Acupuncture Continuing Education Loophole

I hate to blow the whistle and say “This is wrong”, but I think if I want to be taken seriously as a practitioner our profession here in Texas needs to clean up it’s act. It is dangerous for me to write this article because it puts me in the crosshairs of our multi-million-tax-dollar a year licensing board which regulates approximately 1000 acupuncturists.

I work hard writing about the War on Acupuncture and other terrible things other professions do. But this is the first time I write against my own profession! This article is an attempt to blow the whistle on a loophole happening with Texas acupuncturists and how the licensing board, created to protect the public, is allowing this activity.

Why is continuing education important?

Continuing education is a serious thing in professional medical circles. As the paradigms of science and medicine advance it is vital for current licensed practitioners to stay with the cutting edge of medicine. This was created to protect the public from physicians, who being licensed 40-50 years ago, would be practicing dangerously antiquated medicine. (Despite this some physicians still recommend artificial butter spreads in lieu of real butter, despite the known toxicity of trans fats)

The continuing education requirements imposed upon medical practitioners are created to protect the public and are enforced by licensing boards which regulate professions on behalf of the public, with public tax dollars.

The loophole

In Texas, acupuncturists have a loophole to get around continuing education requirements that are designed to protect the public. I call it the “Great Acupuncture Continuing Education Loophole”. Essentially the loophole allows the acupuncturist to retake the same continuing education coursework resulting in saving money and time. I personally have never met any acupuncturists who do this, but I know they are out there as evidenced by this leaked email from the presiding officer of the Texas Acupuncture Board. He even sanctions the activity! (I redacted the names and addresses and phone numbers.)

So you can retake the same classes currently, but should be careful of overtaking same course too many times.

-Presiding Officer of the Texas Board Of Acupuncture Examiners

I believe retaking continuing education course, for whatever reason, is beyond unethical for medical practitioners. “…too many times” means, “it’s okay from time to time.” It’s never okay! It’s just wrong! The public is paying taxes and trusting that the government will protect it from derelicts.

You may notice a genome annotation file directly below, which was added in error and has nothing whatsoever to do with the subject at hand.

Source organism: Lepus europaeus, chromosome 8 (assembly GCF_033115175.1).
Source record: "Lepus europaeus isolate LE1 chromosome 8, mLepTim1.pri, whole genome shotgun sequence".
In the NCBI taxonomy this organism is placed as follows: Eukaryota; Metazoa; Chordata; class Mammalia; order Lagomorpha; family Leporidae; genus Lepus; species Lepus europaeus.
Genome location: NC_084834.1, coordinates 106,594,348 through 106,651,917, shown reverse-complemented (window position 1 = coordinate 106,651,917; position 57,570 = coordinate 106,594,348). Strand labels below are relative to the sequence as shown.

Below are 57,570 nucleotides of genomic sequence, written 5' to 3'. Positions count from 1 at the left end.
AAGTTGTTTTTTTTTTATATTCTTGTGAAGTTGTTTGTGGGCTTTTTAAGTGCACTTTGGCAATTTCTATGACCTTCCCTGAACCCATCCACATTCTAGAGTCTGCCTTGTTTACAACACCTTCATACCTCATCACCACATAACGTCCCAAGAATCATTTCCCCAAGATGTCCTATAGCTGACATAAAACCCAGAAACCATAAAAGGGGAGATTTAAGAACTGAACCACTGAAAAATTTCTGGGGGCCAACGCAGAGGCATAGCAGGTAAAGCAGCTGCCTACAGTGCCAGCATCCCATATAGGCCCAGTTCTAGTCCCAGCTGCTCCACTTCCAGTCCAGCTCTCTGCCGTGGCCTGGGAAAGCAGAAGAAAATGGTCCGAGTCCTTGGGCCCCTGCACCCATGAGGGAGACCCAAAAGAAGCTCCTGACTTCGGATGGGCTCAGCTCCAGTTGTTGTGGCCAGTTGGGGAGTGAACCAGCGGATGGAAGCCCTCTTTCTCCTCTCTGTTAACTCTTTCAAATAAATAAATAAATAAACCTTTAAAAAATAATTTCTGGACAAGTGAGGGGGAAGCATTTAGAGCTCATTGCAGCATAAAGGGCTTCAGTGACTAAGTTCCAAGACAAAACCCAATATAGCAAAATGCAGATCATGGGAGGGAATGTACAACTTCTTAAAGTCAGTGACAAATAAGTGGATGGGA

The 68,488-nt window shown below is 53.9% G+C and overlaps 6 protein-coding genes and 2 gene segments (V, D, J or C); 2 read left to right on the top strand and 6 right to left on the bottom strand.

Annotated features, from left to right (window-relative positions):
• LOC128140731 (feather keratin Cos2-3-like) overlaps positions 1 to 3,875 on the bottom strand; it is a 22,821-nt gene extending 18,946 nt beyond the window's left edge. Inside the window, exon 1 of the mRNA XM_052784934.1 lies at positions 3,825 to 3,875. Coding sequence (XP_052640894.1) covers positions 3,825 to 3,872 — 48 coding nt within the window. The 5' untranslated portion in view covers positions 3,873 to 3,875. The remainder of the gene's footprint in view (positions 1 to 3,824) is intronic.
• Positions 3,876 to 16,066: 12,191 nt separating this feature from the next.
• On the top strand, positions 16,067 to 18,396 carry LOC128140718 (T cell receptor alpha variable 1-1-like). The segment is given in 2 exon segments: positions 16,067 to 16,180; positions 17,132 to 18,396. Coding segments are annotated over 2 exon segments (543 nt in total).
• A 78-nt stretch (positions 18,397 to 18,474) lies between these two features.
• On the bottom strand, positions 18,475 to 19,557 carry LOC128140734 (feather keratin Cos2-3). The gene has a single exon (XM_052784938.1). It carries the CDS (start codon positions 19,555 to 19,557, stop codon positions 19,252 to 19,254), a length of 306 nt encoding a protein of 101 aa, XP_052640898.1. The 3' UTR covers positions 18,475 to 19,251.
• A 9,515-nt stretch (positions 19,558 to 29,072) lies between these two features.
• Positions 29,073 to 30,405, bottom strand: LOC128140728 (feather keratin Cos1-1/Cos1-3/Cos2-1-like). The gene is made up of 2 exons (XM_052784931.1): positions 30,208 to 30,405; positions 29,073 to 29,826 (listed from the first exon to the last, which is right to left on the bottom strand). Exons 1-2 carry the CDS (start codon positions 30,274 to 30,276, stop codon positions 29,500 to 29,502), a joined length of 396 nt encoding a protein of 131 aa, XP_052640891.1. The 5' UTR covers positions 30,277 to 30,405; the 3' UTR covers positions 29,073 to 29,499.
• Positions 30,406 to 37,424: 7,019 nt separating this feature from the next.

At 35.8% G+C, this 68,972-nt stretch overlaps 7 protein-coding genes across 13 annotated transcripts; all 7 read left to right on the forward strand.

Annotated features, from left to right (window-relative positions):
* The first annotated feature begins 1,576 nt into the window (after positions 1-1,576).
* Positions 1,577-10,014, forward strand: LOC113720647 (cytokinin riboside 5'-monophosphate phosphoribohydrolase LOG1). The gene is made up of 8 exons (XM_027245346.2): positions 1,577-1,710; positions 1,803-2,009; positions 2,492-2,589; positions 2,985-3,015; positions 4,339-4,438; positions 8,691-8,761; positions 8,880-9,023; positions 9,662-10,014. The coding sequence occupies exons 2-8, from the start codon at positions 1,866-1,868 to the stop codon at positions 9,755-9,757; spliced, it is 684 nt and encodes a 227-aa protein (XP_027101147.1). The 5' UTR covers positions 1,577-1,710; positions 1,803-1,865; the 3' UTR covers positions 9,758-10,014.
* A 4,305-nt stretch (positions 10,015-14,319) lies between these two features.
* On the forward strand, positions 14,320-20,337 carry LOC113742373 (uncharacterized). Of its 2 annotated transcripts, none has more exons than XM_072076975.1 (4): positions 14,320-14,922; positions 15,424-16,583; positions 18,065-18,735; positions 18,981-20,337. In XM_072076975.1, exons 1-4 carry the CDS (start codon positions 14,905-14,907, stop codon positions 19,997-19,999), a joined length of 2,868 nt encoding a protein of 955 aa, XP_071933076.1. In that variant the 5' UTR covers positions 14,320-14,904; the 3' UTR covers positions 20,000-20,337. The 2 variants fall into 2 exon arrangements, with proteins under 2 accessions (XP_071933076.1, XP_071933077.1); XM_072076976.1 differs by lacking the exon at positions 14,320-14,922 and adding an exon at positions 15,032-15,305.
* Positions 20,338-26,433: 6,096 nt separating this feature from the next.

I think he meant to say was, “Even though the law allows you to retake it, don’t do this because it is unethical, can injure the public, and will get you in trouble when we figure out how to close this loophole.”

In my opinion, as acupuncturists, we need to keep ourselves to the HIGHEST standard of medicine. We face so much discrimination and marginalization, it’s vital to demonstrate professionalism and competence. Yet the board created to protect the public will allow a loophole like this to exist?

I’m going to request that the board close this loophole.

Moving forward

If you’re a member of the general public. I am sorry you’re reading this article, but please remember our profession, in the majority of cases, functions well above regulatory laws. Despite the loophole the profession is ‘organically’ improving its continuing education beyond the minimum standards imposed by the government.

  • Universities, like the Texas Health and Science University have a complete, and unique, training program to keep practitioners here in Texas (and outside) on the cutting edge. Their program exceeds the minimum requirements of continuing education that almost all boards in the USA have, let alone Texas.
  • New Start ups are advancing the clinical techniques of our profession and integrating medical education with training on how to implement and introduce the new techniques into the marketplace with good ethics and business acumen. (See Newswire’s article on Disrupting the Continuing education Industry. I’m quoted in the article.)
  • Continuing education can also benefit non profits like the Acupuncture Now Foundation. They host training and the revenue goes towards educating the public and policy makers.
  • Part of the reason the loophole exists is because Acupuncturists are trying to save money. But saving money is no excuse. There is advanced medical training that practitioners can learn for free from

It appears that even when the government fails us, ultimately acupuncturists rise up and elevate the profession on our own, well above and beyond the minimum standards.